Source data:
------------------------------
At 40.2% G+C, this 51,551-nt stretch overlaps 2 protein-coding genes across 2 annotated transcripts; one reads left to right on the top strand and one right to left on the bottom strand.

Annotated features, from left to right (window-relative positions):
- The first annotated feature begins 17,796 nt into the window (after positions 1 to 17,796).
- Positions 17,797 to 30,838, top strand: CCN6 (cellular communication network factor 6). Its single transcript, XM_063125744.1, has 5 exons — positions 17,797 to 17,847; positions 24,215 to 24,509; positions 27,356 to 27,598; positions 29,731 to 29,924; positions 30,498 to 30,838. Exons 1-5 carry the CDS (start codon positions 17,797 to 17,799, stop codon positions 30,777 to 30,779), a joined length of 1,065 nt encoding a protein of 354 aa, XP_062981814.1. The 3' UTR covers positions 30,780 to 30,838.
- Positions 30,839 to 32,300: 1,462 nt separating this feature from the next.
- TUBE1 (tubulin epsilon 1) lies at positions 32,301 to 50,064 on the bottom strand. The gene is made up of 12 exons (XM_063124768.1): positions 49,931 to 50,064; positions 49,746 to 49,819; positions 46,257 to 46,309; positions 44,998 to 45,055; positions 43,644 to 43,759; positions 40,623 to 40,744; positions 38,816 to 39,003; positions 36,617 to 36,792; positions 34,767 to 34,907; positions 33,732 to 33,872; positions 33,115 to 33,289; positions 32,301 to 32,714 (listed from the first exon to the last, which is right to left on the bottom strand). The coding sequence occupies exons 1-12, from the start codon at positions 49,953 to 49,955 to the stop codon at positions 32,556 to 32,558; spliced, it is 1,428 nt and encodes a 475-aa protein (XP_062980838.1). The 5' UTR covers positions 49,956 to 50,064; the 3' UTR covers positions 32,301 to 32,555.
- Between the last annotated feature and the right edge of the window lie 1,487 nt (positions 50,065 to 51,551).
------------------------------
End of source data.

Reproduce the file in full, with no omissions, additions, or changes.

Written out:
At 40.2% G+C, this 51,551-nt stretch overlaps 2 protein-coding genes across 2 annotated transcripts; one reads left to right on the top strand and one right to left on the bottom strand.

Annotated features, from left to right (window-relative positions):
- The first annotated feature begins 17,796 nt into the window (after positions 1 to 17,796).
- Positions 17,797 to 30,838, top strand: CCN6 (cellular communication network factor 6). Its single transcript, XM_063125744.1, has 5 exons — positions 17,797 to 17,847; positions 24,215 to 24,509; positions 27,356 to 27,598; positions 29,731 to 29,924; positions 30,498 to 30,838. Exons 1-5 carry the CDS (start codon positions 17,797 to 17,799, stop codon positions 30,777 to 30,779), a joined length of 1,065 nt encoding a protein of 354 aa, XP_062981814.1. The 3' UTR covers positions 30,780 to 30,838.
- Positions 30,839 to 32,300: 1,462 nt separating this feature from the next.
- TUBE1 (tubulin epsilon 1) lies at positions 32,301 to 50,064 on the bottom strand. The gene is made up of 12 exons (XM_063124768.1): positions 49,931 to 50,064; positions 49,746 to 49,819; positions 46,257 to 46,309; positions 44,998 to 45,055; positions 43,644 to 43,759; positions 40,623 to 40,744; positions 38,816 to 39,003; positions 36,617 to 36,792; positions 34,767 to 34,907; positions 33,732 to 33,872; positions 33,115 to 33,289; positions 32,301 to 32,714 (listed from the first exon to the last, which is right to left on the bottom strand). The coding sequence occupies exons 1-12, from the start codon at positions 49,953 to 49,955 to the stop codon at positions 32,556 to 32,558; spliced, it is 1,428 nt and encodes a 475-aa protein (XP_062980838.1). The 5' UTR covers positions 49,956 to 50,064; the 3' UTR covers positions 32,301 to 32,555.
- Between the last annotated feature and the right edge of the window lie 1,487 nt (positions 50,065 to 51,551).